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Lewis Sound And Video Brings Surround Sound To Milwaukee Museum

MILWAUKEE, WI—“Our guiding light was cutting edge,” said Henry Lewis of Lewis Sound and Video of the AV systems at Discovery World in Milwaukee, WI. “We and the other contractors were told to use the very latest and the very best technology, to the point where we redesigned our systems more than once to take advantage of new developments.”

A museum, a school, a conference center, and a technology showcase, Discovery World is one of the most interesting and impressive facilities built in the Midwest in recent years. Among other things, it includes two high-definition digital theaters using 18,000-lumen Christie CP2000X projectors, 21- to 27-foot-wide screens, and Crestron C2N-DAP8 surround sound processors.

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Milwaukee’s Discovery World features two high-definition digital theaters using 18,000-lumen Christie CP2000X projectors and 21- to 27-foot-wide screens.

Lewis said he did extensive computer modeling in designing the sound systems for the theaters using EASE software. “Because of the intimate nature of the theater spaces, loudspeaker placement was critical. The seating goes very close to the back wall and to the side walls, so we had to very carefully place the surround loudspeakers so they weren’t too hot to somebody sitting right in the back row, but they reached out into the middle of the space.”

When it came time to choose a surround sound processor for the project, Lewis said he chose Crestron for two reasons. “First, I’m very comfortable with that system. It’s a very solid piece from a strong manufacturer.” The sound systems typically run seven hours a day, six days a week. Lewis needed a processor that would hold up to that type of use for years on end.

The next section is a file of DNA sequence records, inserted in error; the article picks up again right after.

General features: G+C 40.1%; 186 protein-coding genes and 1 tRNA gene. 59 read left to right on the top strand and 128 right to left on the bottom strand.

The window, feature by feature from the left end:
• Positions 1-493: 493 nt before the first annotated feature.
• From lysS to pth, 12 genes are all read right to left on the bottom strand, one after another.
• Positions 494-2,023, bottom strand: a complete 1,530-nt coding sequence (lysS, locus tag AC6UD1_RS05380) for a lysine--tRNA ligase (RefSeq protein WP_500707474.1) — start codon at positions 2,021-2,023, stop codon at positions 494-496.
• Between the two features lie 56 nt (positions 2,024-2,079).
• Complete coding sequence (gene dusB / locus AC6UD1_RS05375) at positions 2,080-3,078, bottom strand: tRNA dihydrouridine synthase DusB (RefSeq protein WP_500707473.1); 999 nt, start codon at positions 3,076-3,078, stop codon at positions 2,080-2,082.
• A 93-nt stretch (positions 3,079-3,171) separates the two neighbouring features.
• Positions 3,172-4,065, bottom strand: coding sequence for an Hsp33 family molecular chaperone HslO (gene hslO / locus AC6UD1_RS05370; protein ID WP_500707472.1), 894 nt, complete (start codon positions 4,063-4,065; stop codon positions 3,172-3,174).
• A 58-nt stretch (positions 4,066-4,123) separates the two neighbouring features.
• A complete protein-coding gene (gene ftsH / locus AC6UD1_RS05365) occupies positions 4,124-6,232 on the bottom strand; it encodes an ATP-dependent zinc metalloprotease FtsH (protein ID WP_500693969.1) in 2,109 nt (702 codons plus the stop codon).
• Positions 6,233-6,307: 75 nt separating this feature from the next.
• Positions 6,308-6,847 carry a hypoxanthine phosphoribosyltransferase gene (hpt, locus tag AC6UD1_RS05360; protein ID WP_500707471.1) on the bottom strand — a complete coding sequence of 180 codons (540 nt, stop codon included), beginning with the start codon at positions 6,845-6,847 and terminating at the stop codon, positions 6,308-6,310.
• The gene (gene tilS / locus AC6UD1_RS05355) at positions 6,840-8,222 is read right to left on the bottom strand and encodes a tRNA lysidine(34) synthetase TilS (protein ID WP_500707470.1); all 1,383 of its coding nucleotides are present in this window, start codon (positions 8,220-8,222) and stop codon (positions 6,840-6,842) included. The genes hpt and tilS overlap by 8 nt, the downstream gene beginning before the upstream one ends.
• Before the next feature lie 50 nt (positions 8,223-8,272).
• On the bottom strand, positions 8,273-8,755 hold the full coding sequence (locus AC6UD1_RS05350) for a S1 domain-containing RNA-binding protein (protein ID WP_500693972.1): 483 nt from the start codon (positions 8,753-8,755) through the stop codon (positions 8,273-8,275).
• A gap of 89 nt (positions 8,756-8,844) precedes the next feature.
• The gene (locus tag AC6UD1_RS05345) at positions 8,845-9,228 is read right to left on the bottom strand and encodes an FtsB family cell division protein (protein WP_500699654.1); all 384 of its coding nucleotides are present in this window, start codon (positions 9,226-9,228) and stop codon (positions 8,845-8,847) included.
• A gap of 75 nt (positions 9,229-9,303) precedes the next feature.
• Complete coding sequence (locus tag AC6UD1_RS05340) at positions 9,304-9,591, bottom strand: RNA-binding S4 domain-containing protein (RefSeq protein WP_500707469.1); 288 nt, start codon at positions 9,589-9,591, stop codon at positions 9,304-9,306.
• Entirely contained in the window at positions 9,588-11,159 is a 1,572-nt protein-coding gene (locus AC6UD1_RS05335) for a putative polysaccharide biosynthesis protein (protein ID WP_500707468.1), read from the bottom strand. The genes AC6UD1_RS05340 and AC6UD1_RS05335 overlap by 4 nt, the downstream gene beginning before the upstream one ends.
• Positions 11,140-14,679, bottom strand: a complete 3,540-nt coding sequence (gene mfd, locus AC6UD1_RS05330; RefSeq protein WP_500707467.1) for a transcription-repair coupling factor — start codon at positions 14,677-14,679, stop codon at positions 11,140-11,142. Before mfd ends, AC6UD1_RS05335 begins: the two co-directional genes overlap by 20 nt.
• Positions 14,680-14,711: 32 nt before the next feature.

The other reason was that the Crestron processor could be programmed to sense the type of signal coming into its digital input and output a different mix of levels for each. “The difference between a Dolby source and a DTS is small, but significant,” Lewis explained. “Our goal at Discovery World was to give the audience the audio the producer intended, and to do so the sound always has to be shaped to the conditions and materials in each room. We might make the rear speakers a little hotter with DTS, for example, or perhaps lower the level a bit for the center channel with Dolby.”

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In the Innovation Theater, the Crestron touchpanel serves as a preview monitor for the various video sources.

The biggest value of this feature at Discovery World was in setting up pre-show background music. “We definitely want a different setup for CD-based music than for DVD or Blu-ray video,” Lewis noted. “The music is stereo, but we want a sound on par with surround. With the Crestron, we were able to take the sound to all of the speakers, emphasizing the front left and right but also bringing in the rear speakers to add warmth.” The nice thing about the C2N-DAP8 processor is that it’s automatic. “It detects the type of source and deals with it. It made the setup and control on the audio side very easy.”

Lewis also used Crestron controls in each of the theaters, with a 15-inch touchpanel in each control room. “These systems are complex and encompassing, controlling source selection, source management—play, pause, and stop—and volume controls.” In one space, the Innovation Theater, Lewis included a digital mixing console, but in the other the operator can adjust the mix using the touchpanel to control a digital signal processor. In the Innovation Theater, the touchpanel serves as a preview monitor for the various video sources as well. “At the end of the day,” Lewis said, “we’ve been very comfortable with the capability and the stability of the Crestron products. I have Crestron systems out there that are 10-15 years old yet are still working perfectly. We’ve had a long and agreeable relationship with Crestron.”

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